Monday, January 23, 2017

What is digital storytelling?

For as long as I can remember I've had an interest in the medieval time period, so the concept of digital alchemy piqued my interest. It's exciting to see how an ancient art can be revived to play a part in our ever-changing digital society. At first I didn't understand alchemy in the terms we discussed in class, it seemed like an amorphous concept but, after reading around, I think I have more of a grasp on things. If traditional alchemy is a mixture of components to form something greater than itself (Wikipedia talks about transforming base metals into noble metals), than isn't every component of our lives just one small base that can be transformed, with help, into a larger story? If we break down a whole story, we find ourselves looking at a bunch of different components, woven together to form something much greater. That's so cool!

I find it fascinating that the digital age has put so much information and opportunity at our fingertips, in many cases, free of charge. I love to learn, I am passionate about doing research and jamming my all-too-forgetful mind full of information about the past, present, and future. I love using research to draw connections and find parallels between areas of study.

Going in another direction, I think it's also fascinating that technology has allowed humanity to find another way to tell stories. I believe that stories are one of the cornerstones of humanity. Since the dawn of time, we've told stories. Stop and think about the epic poem Beowulf, one of the oldest recorded works in all of English literature. Beowulf was just a story, with many different iterations, passed on from generation to generation before a written language was developed or widely understood. Everyone knew the same general story but added their own contributions along the line. The reason we have it today is because someone, somewhere along the line, decided that it was important enough to be recorded. The version we have today is the one that the recorder knew, the only version that was rescued from the sands of time.

Before we have history, we have stories.

Let's bring it back to today and think about the digital age. Dialing it all back a bit from Beowulf, one of the most popular websites is the blogging site Tumblr. On Tumblr, users generate their own content and post it. Once posted, other users have the ability to reblog and add comments. One post, one story, is released into a world where anyone take the work in whichever direction they choose, and the version you see is dependent on the person who reblogged it, who they reblogged it from, who commented, and what they said. I might see the same original post reblogged with different comments than the person sitting next to me. The skeleton is the same, but the feature change, and it's all due to the way in which is was recorded. Do you see the similarities with the famous epic?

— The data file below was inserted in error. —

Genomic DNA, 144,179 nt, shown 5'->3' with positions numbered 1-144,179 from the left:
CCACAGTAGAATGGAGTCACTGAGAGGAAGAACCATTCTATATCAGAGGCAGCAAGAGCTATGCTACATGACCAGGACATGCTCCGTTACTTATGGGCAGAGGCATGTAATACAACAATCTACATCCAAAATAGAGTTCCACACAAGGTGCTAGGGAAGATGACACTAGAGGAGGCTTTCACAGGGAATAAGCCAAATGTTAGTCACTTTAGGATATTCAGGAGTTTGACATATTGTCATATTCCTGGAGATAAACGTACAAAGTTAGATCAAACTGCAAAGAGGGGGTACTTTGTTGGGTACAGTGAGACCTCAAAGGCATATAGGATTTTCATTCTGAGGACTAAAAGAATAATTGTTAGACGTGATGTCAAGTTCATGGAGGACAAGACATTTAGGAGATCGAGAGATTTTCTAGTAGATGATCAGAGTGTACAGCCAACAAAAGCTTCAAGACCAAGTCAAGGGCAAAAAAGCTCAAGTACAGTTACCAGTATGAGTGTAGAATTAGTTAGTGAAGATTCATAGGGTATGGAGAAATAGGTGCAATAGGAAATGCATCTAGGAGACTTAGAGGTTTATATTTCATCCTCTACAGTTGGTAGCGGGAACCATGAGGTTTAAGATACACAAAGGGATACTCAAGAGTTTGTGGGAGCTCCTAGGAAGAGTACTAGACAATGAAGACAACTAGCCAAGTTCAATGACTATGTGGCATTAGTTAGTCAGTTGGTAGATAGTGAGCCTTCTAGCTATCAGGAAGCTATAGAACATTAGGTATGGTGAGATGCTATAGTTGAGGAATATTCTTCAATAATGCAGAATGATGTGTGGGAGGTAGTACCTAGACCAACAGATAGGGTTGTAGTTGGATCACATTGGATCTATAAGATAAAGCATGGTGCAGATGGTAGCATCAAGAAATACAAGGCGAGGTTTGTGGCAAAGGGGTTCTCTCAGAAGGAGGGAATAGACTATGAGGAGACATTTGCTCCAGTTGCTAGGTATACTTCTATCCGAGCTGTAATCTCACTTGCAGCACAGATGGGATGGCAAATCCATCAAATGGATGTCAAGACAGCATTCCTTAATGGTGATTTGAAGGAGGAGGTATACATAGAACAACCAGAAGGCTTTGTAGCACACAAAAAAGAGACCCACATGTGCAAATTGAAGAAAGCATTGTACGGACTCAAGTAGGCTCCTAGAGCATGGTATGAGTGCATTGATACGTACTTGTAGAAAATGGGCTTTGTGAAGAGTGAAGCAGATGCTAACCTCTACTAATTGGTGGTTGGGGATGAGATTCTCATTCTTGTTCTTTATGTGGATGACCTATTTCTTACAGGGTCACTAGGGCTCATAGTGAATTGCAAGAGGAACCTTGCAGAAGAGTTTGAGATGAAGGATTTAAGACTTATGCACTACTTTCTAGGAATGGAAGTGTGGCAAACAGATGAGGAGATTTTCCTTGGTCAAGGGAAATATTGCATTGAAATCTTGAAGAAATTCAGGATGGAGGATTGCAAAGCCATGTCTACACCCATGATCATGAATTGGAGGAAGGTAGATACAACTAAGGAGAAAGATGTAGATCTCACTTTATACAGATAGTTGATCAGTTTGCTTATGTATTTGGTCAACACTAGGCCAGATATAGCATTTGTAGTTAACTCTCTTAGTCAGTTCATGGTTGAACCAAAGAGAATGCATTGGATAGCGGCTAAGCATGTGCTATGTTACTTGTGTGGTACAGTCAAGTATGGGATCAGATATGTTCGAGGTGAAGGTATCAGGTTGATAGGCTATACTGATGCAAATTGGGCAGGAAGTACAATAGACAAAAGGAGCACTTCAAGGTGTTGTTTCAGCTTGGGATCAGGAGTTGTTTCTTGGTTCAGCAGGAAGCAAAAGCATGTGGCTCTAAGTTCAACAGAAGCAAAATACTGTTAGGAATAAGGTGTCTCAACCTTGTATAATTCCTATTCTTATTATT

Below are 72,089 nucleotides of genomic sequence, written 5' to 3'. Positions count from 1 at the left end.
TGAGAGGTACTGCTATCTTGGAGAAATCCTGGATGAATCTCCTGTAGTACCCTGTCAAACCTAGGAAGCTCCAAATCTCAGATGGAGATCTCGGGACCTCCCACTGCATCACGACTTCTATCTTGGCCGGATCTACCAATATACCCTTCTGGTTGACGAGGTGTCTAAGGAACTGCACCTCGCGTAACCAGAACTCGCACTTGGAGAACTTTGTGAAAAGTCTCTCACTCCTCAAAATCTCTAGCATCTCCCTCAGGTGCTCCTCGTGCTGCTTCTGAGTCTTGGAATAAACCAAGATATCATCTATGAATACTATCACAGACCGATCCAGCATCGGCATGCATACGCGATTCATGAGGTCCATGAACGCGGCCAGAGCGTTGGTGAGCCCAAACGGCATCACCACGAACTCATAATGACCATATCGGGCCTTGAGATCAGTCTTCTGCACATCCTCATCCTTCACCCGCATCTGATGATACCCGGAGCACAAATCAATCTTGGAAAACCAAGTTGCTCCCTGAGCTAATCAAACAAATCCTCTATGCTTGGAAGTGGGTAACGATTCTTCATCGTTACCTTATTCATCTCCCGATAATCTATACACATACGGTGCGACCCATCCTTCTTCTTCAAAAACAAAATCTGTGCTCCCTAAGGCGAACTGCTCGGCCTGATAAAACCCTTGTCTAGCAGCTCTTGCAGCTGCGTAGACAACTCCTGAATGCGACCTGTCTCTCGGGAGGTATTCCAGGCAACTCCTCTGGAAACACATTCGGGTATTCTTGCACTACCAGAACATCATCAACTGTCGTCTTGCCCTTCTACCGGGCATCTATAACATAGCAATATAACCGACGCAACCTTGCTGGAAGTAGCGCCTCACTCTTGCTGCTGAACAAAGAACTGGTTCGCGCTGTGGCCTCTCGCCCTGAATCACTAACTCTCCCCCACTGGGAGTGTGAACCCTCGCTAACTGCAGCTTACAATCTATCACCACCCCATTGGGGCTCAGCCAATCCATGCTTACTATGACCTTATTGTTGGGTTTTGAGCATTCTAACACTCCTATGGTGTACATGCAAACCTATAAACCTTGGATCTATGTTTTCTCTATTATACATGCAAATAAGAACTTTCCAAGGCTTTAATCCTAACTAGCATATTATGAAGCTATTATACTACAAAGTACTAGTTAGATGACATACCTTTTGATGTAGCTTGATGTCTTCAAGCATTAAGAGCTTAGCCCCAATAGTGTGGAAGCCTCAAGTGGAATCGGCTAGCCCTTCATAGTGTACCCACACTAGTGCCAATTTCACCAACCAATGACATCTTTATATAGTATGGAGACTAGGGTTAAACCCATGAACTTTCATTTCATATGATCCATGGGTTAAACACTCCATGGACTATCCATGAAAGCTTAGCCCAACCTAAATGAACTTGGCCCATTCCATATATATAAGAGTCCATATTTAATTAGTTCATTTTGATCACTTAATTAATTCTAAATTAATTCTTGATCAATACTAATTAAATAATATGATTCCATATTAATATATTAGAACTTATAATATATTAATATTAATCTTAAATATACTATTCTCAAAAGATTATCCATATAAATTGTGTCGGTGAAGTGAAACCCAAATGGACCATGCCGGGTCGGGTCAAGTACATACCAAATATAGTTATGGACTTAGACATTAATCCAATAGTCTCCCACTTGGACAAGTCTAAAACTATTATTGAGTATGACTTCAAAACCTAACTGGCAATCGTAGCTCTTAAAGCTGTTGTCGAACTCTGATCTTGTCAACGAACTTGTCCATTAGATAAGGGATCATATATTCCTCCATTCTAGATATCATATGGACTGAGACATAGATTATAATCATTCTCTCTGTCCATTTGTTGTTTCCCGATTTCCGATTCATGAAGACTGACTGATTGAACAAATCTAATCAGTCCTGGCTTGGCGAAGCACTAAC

Getting away from history a bit, digital storytelling is different in the way that nothing is ever lost, nothing goes away forever. Even if you can't find a post, it exists and someone will be able to locate it. This can be both helpful and dangerous, as society is learning as we live through the digital age. Scandals appear based on digital papertrails that someone thought would never be found. Feelings can be bruised upon finding traces of a loved one's past life, and no one can ever truly disappear forever.

The biggest example of digital storytelling that I can think of is vlogging, largely popularized by the video hosting website, YouTube. There are individuals on YouTube who have decided to document every day of their lives in video form. These people are "video bloggers" or "vloggers," and the man who holds a Guinness Record for the longest consecutive span of days vlogged is Charles Trippy of ctfXc who, as of 1/23/17, has vlogged for 2,824 days straight. His first vlog, posted on 5/1/09, can be found here (also posted below). The vlogs have followed Trippy through his daily life, including his travels around the world, a marriage proposal, a wedding, life in a band, a brain tumor, a divorce, and a second marriage proposal. Many major events of his life have been documented and discussed by millions of people around the world-- one might say his life is an open book.

Trippy is not alone, accounts such as SHAYTARDS, BFvsGF, Joey Graceffa, and Danisnotonfire are all examples of people who have built their lives on vlogging, on telling the stories that make up their lives. This platform has allowed anyone with a camera and a story to be heard and recorded for all of time. The same world that has always loved stories now has an unlimited supply to be watched and re-watched to our heart's content. No matter the time, human beings love a good story.

Although I have chosen to let my mind wander to different areas, and ultimately focus on vlogging, I must end this piece by saying that digital storytelling is, quite un-simply, everything. Every Facebook post, every Tweet, ever Tumblr post, every Vine, every YouTube video- it's all part of each individual's story in the Digital Age, and it all contributes to the wider narrative of life in the 21st century. Get reading!

1 comment:

  1. I love this line: "Before we have history, we have stories."
    Thinking of storytelling as the anchor of our world makes us realize how important it is that we network, and tell these stories -- together -- and then make new ones. Thanks for your insightful post